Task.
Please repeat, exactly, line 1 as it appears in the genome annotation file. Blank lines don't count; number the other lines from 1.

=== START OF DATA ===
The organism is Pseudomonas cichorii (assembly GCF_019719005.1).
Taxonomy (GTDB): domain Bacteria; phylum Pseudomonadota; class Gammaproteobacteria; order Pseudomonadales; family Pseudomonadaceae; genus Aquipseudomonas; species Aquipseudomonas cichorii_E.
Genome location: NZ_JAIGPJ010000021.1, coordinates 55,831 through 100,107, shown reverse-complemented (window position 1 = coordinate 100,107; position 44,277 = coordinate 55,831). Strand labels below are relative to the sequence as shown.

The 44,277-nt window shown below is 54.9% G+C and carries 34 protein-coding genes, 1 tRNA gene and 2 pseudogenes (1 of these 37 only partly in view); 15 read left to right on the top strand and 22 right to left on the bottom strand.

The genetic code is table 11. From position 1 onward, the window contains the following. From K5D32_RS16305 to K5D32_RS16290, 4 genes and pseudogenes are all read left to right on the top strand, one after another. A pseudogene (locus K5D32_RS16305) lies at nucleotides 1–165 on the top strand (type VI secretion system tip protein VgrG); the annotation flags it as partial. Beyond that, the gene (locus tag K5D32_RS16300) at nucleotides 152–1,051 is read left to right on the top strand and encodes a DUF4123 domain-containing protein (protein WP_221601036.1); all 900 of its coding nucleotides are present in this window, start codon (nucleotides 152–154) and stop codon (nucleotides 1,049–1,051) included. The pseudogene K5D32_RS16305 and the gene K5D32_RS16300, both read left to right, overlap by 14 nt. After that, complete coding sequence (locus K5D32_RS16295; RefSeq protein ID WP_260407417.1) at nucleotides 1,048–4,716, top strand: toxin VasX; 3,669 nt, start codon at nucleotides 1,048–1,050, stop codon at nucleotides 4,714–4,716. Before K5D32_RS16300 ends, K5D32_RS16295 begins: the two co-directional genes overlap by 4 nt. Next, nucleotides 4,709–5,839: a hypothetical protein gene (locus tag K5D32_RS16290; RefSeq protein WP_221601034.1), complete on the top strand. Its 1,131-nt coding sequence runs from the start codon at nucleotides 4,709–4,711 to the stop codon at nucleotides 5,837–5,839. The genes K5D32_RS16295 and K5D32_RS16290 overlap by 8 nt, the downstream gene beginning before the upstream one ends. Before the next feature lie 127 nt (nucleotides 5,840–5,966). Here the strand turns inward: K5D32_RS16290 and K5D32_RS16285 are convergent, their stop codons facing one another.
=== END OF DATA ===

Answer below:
The organism is Pseudomonas cichorii (assembly GCF_019719005.1).